This post comes highly requested and well overdue, but it’s finally time to talk about menstrual cups!
I spoke briefly about cups in an earlier post, but I received a quite a few messages asking for a post with more detail… so here we are, let’s jump right in.
What is a menstrual cup?
A menstrual cup is a reusable alternative to the traditional tampon, usually made of medical grade silicone. It is inserted into the vagina, creating a seal to collect menstrual blood, rather than absorbing it.
I started using a menstrual cup this year and haven’t looked back, I have always been a tampon person, but personally I prefer the cup for many reasons, including:
- It is not a single use item and is therefore better for the environment
- That dry tampon feeling? No longer
- It is more cost effective as you only need one cup and it will last you at least two years (depending on the brand)
- You can leave it in for up to 12 hours
A menstrual cup has many advantages over a tampon, but it is important to not that it does not void all risk of Toxic Shock Syndrome.
So how do you use it?
Before and after each use you need to sanitise your cup in boiling water. You can do this in a pot, pour boiling water over it or the latter and then cover it and microwave.
During your period, just rinse when you empty it and re-insert (when practical, if not just wipe your cup with toilet paper and re-insert).
There are a few different ways you can insert your cup, the two most popular methods are the “c-fold” (or “u fold”) and the “punch down fold”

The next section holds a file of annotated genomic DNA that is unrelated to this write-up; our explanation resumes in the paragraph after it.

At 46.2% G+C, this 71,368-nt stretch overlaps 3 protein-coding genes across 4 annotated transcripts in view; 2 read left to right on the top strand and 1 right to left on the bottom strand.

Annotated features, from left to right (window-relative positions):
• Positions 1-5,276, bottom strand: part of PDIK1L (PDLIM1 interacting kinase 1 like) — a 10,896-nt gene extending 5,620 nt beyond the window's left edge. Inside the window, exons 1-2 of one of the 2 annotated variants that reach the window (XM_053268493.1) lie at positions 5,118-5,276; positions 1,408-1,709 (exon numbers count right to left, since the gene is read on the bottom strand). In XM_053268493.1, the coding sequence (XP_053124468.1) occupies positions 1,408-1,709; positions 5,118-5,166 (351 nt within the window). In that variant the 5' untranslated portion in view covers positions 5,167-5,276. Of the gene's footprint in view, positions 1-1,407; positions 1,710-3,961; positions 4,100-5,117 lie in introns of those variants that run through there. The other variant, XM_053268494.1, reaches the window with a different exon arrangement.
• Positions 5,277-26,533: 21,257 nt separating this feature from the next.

The c fold is where you fold the cup in half, forming the shape of a c or a u (depending on your angle).
The punch down fold is where you push the cup into itself with your finger so that it half folds inward and a small circle forms in the other half.
The c fold creates a wider shape to insert than the punch down fold, but both are easy to insert, so it’s really up to what you prefer!
Menstrual cups are inserted the same as tampons, and when it is in place you’ll feel it open and form a suction to secure, so if you pull at the stem it won’t come out.
To remove your cup, you need to break that suction that has formed. Use the stem to move the cup down and then pinch the cup as high up as you can to release the suction, and then pull it out, just as you would with a tampon.
There are so many different cups out there, servicing vaginas of all different shapes, sizes and needs. Finding a cup that works for you is important for your menstrual cup experience so read up on whatever brand you’re looking at. If you want additional information reading up over on @TheGreenVagina may be just the ticket for you, Jeanette has a plethora of reviews on cups of all different brands, shapes, sizes, firmness-ess and colours.
Personally, I love my cups and will honestly never go back to tampons, not only is my vagina not absorbing the chemicals in the cotton, but I’m reducing my waste and having more comfortable and less stressful periods.